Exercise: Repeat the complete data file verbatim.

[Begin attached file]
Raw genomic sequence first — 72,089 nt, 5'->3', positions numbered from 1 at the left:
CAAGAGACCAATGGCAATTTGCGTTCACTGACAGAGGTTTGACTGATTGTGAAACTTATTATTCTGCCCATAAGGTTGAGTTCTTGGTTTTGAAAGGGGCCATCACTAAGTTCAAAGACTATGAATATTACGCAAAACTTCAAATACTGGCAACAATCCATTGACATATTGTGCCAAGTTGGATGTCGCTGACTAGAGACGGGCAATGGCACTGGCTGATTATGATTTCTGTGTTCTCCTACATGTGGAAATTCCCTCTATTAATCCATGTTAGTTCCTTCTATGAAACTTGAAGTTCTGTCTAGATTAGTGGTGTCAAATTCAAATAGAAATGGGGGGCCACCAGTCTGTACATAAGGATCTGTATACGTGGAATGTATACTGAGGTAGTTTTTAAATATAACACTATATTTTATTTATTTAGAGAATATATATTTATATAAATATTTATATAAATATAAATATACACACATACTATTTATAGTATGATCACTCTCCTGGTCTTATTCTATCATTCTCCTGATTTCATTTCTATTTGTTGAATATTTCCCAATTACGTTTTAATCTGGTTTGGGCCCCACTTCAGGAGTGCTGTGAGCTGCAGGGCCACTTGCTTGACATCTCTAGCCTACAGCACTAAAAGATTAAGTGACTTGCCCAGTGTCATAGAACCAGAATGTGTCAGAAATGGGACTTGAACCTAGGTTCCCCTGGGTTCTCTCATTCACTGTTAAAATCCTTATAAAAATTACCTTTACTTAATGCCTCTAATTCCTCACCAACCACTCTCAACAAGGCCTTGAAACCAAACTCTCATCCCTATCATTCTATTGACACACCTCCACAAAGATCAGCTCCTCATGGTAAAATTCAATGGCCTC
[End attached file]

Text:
Raw genomic sequence first — 72,089 nt, 5'->3', positions numbered from 1 at the left:
CAAGAGACCAATGGCAATTTGCGTTCACTGACAGAGGTTTGACTGATTGTGAAACTTATTATTCTGCCCATAAGGTTGAGTTCTTGGTTTTGAAAGGGGCCATCACTAAGTTCAAAGACTATGAATATTACGCAAAACTTCAAATACTGGCAACAATCCATTGACATATTGTGCCAAGTTGGATGTCGCTGACTAGAGACGGGCAATGGCACTGGCTGATTATGATTTCTGTGTTCTCCTACATGTGGAAATTCCCTCTATTAATCCATGTTAGTTCCTTCTATGAAACTTGAAGTTCTGTCTAGATTAGTGGTGTCAAATTCAAATAGAAATGGGGGGCCACCAGTCTGTACATAAGGATCTGTATACGTGGAATGTATACTGAGGTAGTTTTTAAATATAACACTATATTTTATTTATTTAGAGAATATATATTTATATAAATATTTATATAAATATAAATATACACACATACTATTTATAGTATGATCACTCTCCTGGTCTTATTCTATCATTCTCCTGATTTCATTTCTATTTGTTGAATATTTCCCAATTACGTTTTAATCTGGTTTGGGCCCCACTTCAGGAGTGCTGTGAGCTGCAGGGCCACTTGCTTGACATCTCTAGCCTACAGCACTAAAAGATTAAGTGACTTGCCCAGTGTCATAGAACCAGAATGTGTCAGAAATGGGACTTGAACCTAGGTTCCCCTGGGTTCTCTCATTCACTGTTAAAATCCTTATAAAAATTACCTTTACTTAATGCCTCTAATTCCTCACCAACCACTCTCAACAAGGCCTTGAAACCAAACTCTCATCCCTATCATTCTATTGACACACCTCCACAAAGATCAGCTCCTCATGGTAAAATTCAATGGCCTC